History Rukhmabai: From Child Bride To India’s First Practising Female Doctor

Rukhmabai: From Child Bride To India’s First Practising Female Doctor

Rukhmabai was the first practicing female doctor in colonial India. She is also renowned for contributing to the Age of Consent Act, 1891.

Rukhmabai (1864-1955) was the first practising female doctor in colonial India. Although Anandibai Joshi was the first Indian female doctor, she couldn’t practice due to her untimely death. Rukhmabai also made her mark in history due to the legal case she was involved in, which contributed to the enactment of the Age of Consent Act, 1891.

Early life

Rukhmabai was the daughter of Janardhan Pandurang and Jayantibai. Rukhmabai’s father passed away at an early age and her mother re-married Dr. Sakharam Arjun, who was a doctor and a professor. She was married off at the young age of eleven, while her husband, Dadaji Bhikaji was nineteen years old. Despite being married, Rukhmabai and Dadaji never lived together. Rukhmabai continued with her education.

Rukhmabai and Dadaji lived apart for several years, during which he did not worry about his ‘wife’. He later got in touch with her, perhaps interested in the money she had inherited after her mother passed away. She refused to go, continued to live with her step-father and pursued her education, going against the norms of society.

Dadaji sent a legal notice to Sakharam through his lawyers, in March 1884, asking him to stop preventing Rukhmabai from living with him. Even though the response to Dadaji was given in a civil letter by Sakharam, he eventually had to obtain legal aid for his daughter.

Despite being married, Rukhmabai and Dadaji never lived together. Rukhmabai continued with her education.

The case

In 1885, after 12 years of marriage, Bhikaji sought “restitution of conjugal rights”, where the hearing and judgement was presided by Justice Robert Hill Pinhey. Rukhmabai had refused to live with the man she was married to as a child, as she had no say in the marriage. The British precedents could not be implied in this case, as British law was meant to be applied in the case of consenting adults. Justice Pinhey found this limitation in British law and found no previous cases of such nature in Hindu law. Hence his judgement on the case stated that Rukhmabai had been wed as an innocent child, had no say in the matter and now couldn’t be forced.

Image Credit: Pranisha Shrestha, Zubaan

The case came up for retrial in the year 1886. There was a lot of backlash from society, with some Hindus stating that the law did not respect the Hindu rituals and customs, whereas some praised the step. The judgement received a lot of criticism in the newspapers. While the case was being contested, one particular writer received a lot of attention for a series of articles, by the pen-name ‘A Hindu Lady’. It was later found that the anonymous author was none other than Rukhmabai. She wrote from a feminist perspective, on themes like child marriage, enforcement of widowhood and the status women had in society.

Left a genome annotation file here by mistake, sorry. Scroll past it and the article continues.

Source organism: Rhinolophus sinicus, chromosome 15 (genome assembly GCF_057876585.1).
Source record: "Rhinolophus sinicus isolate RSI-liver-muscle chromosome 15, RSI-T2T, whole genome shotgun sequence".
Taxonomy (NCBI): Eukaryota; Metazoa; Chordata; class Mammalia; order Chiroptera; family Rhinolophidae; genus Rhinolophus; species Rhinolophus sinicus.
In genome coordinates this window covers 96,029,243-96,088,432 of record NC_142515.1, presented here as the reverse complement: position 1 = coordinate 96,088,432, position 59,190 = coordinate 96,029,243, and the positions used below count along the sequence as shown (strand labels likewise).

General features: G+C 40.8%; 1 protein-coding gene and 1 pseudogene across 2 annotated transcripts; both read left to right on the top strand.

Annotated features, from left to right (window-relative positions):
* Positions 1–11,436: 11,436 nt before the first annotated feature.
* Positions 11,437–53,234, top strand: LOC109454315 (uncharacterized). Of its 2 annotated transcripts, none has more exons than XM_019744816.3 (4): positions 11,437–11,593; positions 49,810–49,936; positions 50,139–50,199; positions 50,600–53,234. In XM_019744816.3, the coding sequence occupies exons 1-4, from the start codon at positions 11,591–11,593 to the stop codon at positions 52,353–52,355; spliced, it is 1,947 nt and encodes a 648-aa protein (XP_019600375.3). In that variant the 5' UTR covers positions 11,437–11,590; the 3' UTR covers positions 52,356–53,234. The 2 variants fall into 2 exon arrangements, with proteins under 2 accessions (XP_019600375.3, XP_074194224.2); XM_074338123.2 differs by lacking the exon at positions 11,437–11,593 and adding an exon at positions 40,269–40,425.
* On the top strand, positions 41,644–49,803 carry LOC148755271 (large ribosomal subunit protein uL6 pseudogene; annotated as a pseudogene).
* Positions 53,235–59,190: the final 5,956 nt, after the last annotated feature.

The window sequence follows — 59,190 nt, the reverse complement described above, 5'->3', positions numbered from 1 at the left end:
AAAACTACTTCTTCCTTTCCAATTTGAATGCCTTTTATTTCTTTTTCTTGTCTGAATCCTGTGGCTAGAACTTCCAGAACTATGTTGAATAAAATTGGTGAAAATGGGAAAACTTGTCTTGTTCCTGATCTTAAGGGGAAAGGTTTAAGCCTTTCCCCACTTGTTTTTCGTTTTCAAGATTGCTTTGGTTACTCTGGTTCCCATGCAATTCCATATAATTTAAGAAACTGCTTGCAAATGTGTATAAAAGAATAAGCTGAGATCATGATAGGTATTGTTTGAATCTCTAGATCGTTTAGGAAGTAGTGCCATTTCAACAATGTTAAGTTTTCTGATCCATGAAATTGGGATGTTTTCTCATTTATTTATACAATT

Also Read: Life Of Pandita Ramabai: Championing Women’s Education And Social Reform | #IndianWomenInHistory

In March 1887, Rukhmabai was ordered to go live with her husband or spend six months in jail. Determined about her decision to not to return to Dadaji and to continue her education, Rukhmabai bravely said that she would rather face maximum penalty than accept the verdict given.

Subsequently, after numerous hearings, the marriage was affirmed, where Rukhmabai wrote to Queen Victoria. The Queen overruled the court’s verdict and dissolved the marriage. In July of 1888, Dadaji accepted monetary compensation of two thousand rupees to dissolve the marriage.

It was a case that got a lot of attention in Britain too, where women’s magazines covered it. The ripples that the case created led to the influence on the passage of the Age of Consent Act, 1891, which made child marriages illegal across the British Empire.

Life in medicine

After the case closed, she set sail to go and study in England, 1889 at the London School of Medicine For Women. Dr. Edith Pechey supported Rukhmabai and helped to raise funds for her education. She got support from Eva McLaren, Walter McLaren and the Countess of Dufferin’s Fund for Supplying Medical Aid to Women of India.

She returned to India in 1894. She joined a hospital in Surat, declining an offer from Women’s Medical Service to join a state hospital in Rajkot run for women. For thirty five years she served as the chief medical officer, then retired in 1929/1930. She passed away in 1955 at the age of 91.

Image Credit: Pranisha Shrestha, Zubaan

Also Read: Historic Indian Women In STEM We Don’t Know Of But Should


Rukhmabai’s story has been incorporated into books like Dr. Rakhmabai: An Odyssey, by Mohinī Varde. In 2016, a movie about her life was made: Doctor Rakhmabai, directed by Ananth Narayan Mahadevan and starring Tannishtha Chatterjee as Rukhmabai.

Google Doodle on Rukhmabai

Rukhmabai, was a strong and determined woman, who did not give in to society’s constraints. She completed her education, and also fought for her liberty and consent by standing against the institution of child marriage. Despite fighting the legal case for year, she kept serving as a doctor to help her patients.


  1. rajan32 says:

    thank you so much for this post, check out my feminism articles on sociologygroup.com

  2. s kumar says:

    it is strange to see a native indian with her Bindi is missing, is this a missionary aim and make indian bindiless.

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